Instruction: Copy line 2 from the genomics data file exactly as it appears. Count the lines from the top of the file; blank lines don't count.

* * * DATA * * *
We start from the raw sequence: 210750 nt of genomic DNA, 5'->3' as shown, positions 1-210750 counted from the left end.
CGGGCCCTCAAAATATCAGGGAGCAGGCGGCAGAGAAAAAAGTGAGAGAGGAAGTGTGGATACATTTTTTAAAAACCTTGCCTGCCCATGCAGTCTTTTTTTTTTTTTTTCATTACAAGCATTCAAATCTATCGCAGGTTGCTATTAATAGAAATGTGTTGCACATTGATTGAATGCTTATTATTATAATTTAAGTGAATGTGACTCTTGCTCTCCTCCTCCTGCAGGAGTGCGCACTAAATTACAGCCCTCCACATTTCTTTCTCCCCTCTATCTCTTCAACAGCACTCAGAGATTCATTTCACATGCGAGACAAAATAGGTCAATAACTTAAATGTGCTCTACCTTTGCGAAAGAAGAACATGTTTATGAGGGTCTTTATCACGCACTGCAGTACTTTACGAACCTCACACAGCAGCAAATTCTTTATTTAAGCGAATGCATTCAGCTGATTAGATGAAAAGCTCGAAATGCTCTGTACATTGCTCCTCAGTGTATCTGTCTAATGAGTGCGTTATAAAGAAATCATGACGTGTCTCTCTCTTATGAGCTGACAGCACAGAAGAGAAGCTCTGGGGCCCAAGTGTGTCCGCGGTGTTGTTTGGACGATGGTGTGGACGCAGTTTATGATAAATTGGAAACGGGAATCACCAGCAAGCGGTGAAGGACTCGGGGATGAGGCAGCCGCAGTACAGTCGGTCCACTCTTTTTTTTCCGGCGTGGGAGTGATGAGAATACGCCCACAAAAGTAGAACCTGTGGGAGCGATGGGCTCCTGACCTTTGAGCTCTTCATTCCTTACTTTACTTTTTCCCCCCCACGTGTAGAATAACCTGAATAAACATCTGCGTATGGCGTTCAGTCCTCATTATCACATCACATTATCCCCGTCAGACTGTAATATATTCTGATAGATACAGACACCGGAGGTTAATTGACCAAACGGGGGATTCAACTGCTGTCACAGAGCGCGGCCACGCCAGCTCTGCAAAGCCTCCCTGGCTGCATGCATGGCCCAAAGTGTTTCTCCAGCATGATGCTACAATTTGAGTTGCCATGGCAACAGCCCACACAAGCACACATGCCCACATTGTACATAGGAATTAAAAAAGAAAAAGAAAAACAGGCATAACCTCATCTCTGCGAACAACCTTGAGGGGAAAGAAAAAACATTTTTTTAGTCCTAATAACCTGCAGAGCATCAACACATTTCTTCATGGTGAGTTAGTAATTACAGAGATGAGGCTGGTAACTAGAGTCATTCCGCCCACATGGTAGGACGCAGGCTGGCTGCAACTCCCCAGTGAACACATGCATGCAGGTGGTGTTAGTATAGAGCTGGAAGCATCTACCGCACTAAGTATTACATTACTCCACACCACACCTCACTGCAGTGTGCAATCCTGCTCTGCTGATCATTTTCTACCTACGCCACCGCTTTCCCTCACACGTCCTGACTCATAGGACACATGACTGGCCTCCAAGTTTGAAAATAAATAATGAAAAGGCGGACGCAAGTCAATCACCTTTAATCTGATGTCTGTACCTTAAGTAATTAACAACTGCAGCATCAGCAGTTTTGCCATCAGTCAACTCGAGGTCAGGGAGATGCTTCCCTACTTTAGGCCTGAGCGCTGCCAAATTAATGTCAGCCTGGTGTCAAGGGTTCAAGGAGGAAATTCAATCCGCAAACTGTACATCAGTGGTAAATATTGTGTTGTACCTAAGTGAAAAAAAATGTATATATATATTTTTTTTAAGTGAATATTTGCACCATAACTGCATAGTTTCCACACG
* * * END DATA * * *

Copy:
CGGGCCCTCAAAATATCAGGGAGCAGGCGGCAGAGAAAAAAGTGAGAGAGGAAGTGTGGATACATTTTTTAAAAACCTTGCCTGCCCATGCAGTCTTTTTTTTTTTTTTTCATTACAAGCATTCAAATCTATCGCAGGTTGCTATTAATAGAAATGTGTTGCACATTGATTGAATGCTTATTATTATAATTTAAGTGAATGTGACTCTTGCTCTCCTCCTCCTGCAGGAGTGCGCACTAAATTACAGCCCTCCACATTTCTTTCTCCCCTCTATCTCTTCAACAGCACTCAGAGATTCATTTCACATGCGAGACAAAATAGGTCAATAACTTAAATGTGCTCTACCTTTGCGAAAGAAGAACATGTTTATGAGGGTCTTTATCACGCACTGCAGTACTTTACGAACCTCACACAGCAGCAAATTCTTTATTTAAGCGAATGCATTCAGCTGATTAGATGAAAAGCTCGAAATGCTCTGTACATTGCTCCTCAGTGTATCTGTCTAATGAGTGCGTTATAAAGAAATCATGACGTGTCTCTCTCTTATGAGCTGACAGCACAGAAGAGAAGCTCTGGGGCCCAAGTGTGTCCGCGGTGTTGTTTGGACGATGGTGTGGACGCAGTTTATGATAAATTGGAAACGGGAATCACCAGCAAGCGGTGAAGGACTCGGGGATGAGGCAGCCGCAGTACAGTCGGTCCACTCTTTTTTTTCCGGCGTGGGAGTGATGAGAATACGCCCACAAAAGTAGAACCTGTGGGAGCGATGGGCTCCTGACCTTTGAGCTCTTCATTCCTTACTTTACTTTTTCCCCCCCACGTGTAGAATAACCTGAATAAACATCTGCGTATGGCGTTCAGTCCTCATTATCACATCACATTATCCCCGTCAGACTGTAATATATTCTGATAGATACAGACACCGGAGGTTAATTGACCAAACGGGGGATTCAACTGCTGTCACAGAGCGCGGCCACGCCAGCTCTGCAAAGCCTCCCTGGCTGCATGCATGGCCCAAAGTGTTTCTCCAGCATGATGCTACAATTTGAGTTGCCATGGCAACAGCCCACACAAGCACACATGCCCACATTGTACATAGGAATTAAAAAAGAAAAAGAAAAACAGGCATAACCTCATCTCTGCGAACAACCTTGAGGGGAAAGAAAAAACATTTTTTTAGTCCTAATAACCTGCAGAGCATCAACACATTTCTTCATGGTGAGTTAGTAATTACAGAGATGAGGCTGGTAACTAGAGTCATTCCGCCCACATGGTAGGACGCAGGCTGGCTGCAACTCCCCAGTGAACACATGCATGCAGGTGGTGTTAGTATAGAGCTGGAAGCATCTACCGCACTAAGTATTACATTACTCCACACCACACCTCACTGCAGTGTGCAATCCTGCTCTGCTGATCATTTTCTACCTACGCCACCGCTTTCCCTCACACGTCCTGACTCATAGGACACATGACTGGCCTCCAAGTTTGAAAATAAATAATGAAAAGGCGGACGCAAGTCAATCACCTTTAATCTGATGTCTGTACCTTAAGTAATTAACAACTGCAGCATCAGCAGTTTTGCCATCAGTCAACTCGAGGTCAGGGAGATGCTTCCCTACTTTAGGCCTGAGCGCTGCCAAATTAATGTCAGCCTGGTGTCAAGGGTTCAAGGAGGAAATTCAATCCGCAAACTGTACATCAGTGGTAAATATTGTGTTGTACCTAAGTGAAAAAAAATGTATATATATATTTTTTTTAAGTGAATATTTGCACCATAACTGCATAGTTTCCACACG